Even if I’ve hung up my spikes, I would never ever give up the active lifestyle. Like Dara Torres, I’ll be pursuing ways to make my body perform better. Although I am still at a loss on what sport to pursue next, in light of my priorities in life, one thing is for certain: I’ll always be an athlete!

Web Traffic!

A Mexican website has made a list of its Top 10 Hottest Olympians. Although Darya Klishina Дарья Клишина did not make the Russian team, she is featured prominently in the article. Previous Track Beauties like Leryn Franco, Yelena Isinbayeva Елена Исинбаева, and Christina Vukicevic Љубица Вукићевић are also included.

The author provided links for readers to learn more about the featured athletes. Lo and behold, my old Track Beauty of the Week post on Vukicevic was included! I’ ve been getting quite a lot of hits from Mexico, as a result.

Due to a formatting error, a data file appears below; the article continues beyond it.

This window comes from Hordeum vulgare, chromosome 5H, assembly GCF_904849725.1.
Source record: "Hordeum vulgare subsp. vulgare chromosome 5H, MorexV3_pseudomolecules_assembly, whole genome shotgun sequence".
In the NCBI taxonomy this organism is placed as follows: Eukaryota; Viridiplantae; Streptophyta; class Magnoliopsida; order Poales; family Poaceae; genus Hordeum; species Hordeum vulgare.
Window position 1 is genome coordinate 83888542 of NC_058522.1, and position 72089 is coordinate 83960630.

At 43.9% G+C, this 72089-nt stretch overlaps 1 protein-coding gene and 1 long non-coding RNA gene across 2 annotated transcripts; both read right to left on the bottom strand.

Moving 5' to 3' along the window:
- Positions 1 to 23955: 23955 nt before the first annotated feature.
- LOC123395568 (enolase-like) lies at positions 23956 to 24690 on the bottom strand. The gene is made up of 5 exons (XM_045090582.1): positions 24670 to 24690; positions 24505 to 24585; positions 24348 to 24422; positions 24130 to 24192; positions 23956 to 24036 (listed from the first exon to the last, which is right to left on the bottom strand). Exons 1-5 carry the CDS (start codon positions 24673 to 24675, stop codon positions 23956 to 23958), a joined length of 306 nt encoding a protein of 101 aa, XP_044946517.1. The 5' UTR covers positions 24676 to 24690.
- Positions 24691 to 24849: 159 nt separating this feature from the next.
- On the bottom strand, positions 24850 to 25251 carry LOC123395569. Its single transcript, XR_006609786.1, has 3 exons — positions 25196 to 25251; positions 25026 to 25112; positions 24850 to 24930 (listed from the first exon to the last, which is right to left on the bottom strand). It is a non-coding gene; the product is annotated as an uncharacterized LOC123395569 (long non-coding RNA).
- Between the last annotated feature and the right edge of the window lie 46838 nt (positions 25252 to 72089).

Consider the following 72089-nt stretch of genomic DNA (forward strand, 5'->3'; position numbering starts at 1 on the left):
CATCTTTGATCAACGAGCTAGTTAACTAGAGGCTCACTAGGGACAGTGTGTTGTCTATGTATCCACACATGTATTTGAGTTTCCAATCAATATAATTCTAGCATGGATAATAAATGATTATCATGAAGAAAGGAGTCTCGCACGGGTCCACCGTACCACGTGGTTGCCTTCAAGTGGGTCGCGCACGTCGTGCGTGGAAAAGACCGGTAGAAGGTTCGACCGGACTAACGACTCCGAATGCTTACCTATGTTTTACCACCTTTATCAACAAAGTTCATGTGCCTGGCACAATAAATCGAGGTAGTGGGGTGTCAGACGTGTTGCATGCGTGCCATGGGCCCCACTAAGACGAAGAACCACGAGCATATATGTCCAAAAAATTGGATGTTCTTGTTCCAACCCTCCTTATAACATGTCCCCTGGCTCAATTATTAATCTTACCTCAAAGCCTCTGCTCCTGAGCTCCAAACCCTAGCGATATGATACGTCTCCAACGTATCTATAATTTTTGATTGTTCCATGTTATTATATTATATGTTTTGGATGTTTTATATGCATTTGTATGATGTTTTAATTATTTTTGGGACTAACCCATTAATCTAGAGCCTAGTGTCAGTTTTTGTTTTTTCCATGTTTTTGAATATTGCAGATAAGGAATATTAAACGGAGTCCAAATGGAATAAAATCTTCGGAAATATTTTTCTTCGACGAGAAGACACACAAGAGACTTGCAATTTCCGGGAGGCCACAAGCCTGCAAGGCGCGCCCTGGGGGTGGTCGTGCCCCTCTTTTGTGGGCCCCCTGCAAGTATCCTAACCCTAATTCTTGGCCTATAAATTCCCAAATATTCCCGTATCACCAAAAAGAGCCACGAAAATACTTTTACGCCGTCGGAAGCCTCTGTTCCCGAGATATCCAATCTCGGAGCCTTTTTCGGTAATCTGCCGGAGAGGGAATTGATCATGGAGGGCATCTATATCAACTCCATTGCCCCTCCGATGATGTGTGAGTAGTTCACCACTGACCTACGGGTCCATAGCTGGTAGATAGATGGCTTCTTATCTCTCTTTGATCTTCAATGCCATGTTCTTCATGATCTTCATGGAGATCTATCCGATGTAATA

I made the right decision in migrating all my subsequent Track Beauty posts to Superb Senora. The weekly feature is now on its 2nd year and has taken up a significant chunk of well-known and up and coming athletics personalities. I do not want to be explicitly associated with the Track Beauty brand. Besides, my blog hurdler49 offers more than just your weekly dose of talented female athletes.

Godspeed, Darya!

Russia and the former Soviet Union has a storied history in women’s long jumping. The 7.52m world record of Galina Chistayakova Галина Чистякова still stands. Tatyana Kotova Татьяна Котова, and Tatyana Lebedeva Татьяна Лебедева occupy prominent positions in the all-time list. Out of the nine Olympic medals at stake the last three Olympic Games, Russian women had won a staggering five. The troika of  Lebedeva, Irina Meleshina, and Kotova even made a clean sweep of the podium at the 2004 Athens Olympics.